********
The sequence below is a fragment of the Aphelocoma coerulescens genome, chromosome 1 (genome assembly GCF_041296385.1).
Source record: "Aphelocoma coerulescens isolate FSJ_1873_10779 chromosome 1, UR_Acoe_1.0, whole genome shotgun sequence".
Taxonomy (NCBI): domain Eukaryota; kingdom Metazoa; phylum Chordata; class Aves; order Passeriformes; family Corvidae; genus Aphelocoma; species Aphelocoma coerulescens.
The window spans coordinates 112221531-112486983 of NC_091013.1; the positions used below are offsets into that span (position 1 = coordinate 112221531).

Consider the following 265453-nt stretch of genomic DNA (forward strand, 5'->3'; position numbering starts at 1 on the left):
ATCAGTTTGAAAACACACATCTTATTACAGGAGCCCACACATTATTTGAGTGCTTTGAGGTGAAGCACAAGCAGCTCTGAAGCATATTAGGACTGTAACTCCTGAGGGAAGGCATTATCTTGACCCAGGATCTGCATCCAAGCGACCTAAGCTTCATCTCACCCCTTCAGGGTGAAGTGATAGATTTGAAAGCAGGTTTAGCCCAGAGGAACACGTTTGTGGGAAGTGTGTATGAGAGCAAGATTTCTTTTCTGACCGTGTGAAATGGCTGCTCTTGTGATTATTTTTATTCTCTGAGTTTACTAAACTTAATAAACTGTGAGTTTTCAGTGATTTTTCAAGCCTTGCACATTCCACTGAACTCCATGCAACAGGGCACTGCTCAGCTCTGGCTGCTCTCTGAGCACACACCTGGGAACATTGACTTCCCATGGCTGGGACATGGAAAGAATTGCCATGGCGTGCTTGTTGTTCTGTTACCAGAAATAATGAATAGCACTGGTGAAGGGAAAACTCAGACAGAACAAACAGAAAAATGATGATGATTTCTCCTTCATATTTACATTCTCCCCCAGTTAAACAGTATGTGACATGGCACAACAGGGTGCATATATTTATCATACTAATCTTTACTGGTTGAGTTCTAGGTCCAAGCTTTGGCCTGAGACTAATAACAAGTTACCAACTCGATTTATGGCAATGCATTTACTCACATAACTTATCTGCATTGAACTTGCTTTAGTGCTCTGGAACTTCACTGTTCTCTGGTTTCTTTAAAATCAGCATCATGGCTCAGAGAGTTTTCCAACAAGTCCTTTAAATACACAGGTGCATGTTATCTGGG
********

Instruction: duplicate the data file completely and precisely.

The sequence below is a fragment of the Aphelocoma coerulescens genome, chromosome 1 (genome assembly GCF_041296385.1).
Source record: "Aphelocoma coerulescens isolate FSJ_1873_10779 chromosome 1, UR_Acoe_1.0, whole genome shotgun sequence".
Taxonomy (NCBI): domain Eukaryota; kingdom Metazoa; phylum Chordata; class Aves; order Passeriformes; family Corvidae; genus Aphelocoma; species Aphelocoma coerulescens.
The window spans coordinates 112221531-112486983 of NC_091013.1; the positions used below are offsets into that span (position 1 = coordinate 112221531).

Consider the following 265453-nt stretch of genomic DNA (forward strand, 5'->3'; position numbering starts at 1 on the left):
ATCAGTTTGAAAACACACATCTTATTACAGGAGCCCACACATTATTTGAGTGCTTTGAGGTGAAGCACAAGCAGCTCTGAAGCATATTAGGACTGTAACTCCTGAGGGAAGGCATTATCTTGACCCAGGATCTGCATCCAAGCGACCTAAGCTTCATCTCACCCCTTCAGGGTGAAGTGATAGATTTGAAAGCAGGTTTAGCCCAGAGGAACACGTTTGTGGGAAGTGTGTATGAGAGCAAGATTTCTTTTCTGACCGTGTGAAATGGCTGCTCTTGTGATTATTTTTATTCTCTGAGTTTACTAAACTTAATAAACTGTGAGTTTTCAGTGATTTTTCAAGCCTTGCACATTCCACTGAACTCCATGCAACAGGGCACTGCTCAGCTCTGGCTGCTCTCTGAGCACACACCTGGGAACATTGACTTCCCATGGCTGGGACATGGAAAGAATTGCCATGGCGTGCTTGTTGTTCTGTTACCAGAAATAATGAATAGCACTGGTGAAGGGAAAACTCAGACAGAACAAACAGAAAAATGATGATGATTTCTCCTTCATATTTACATTCTCCCCCAGTTAAACAGTATGTGACATGGCACAACAGGGTGCATATATTTATCATACTAATCTTTACTGGTTGAGTTCTAGGTCCAAGCTTTGGCCTGAGACTAATAACAAGTTACCAACTCGATTTATGGCAATGCATTTACTCACATAACTTATCTGCATTGAACTTGCTTTAGTGCTCTGGAACTTCACTGTTCTCTGGTTTCTTTAAAATCAGCATCATGGCTCAGAGAGTTTTCCAACAAGTCCTTTAAATACACAGGTGCATGTTATCTGGG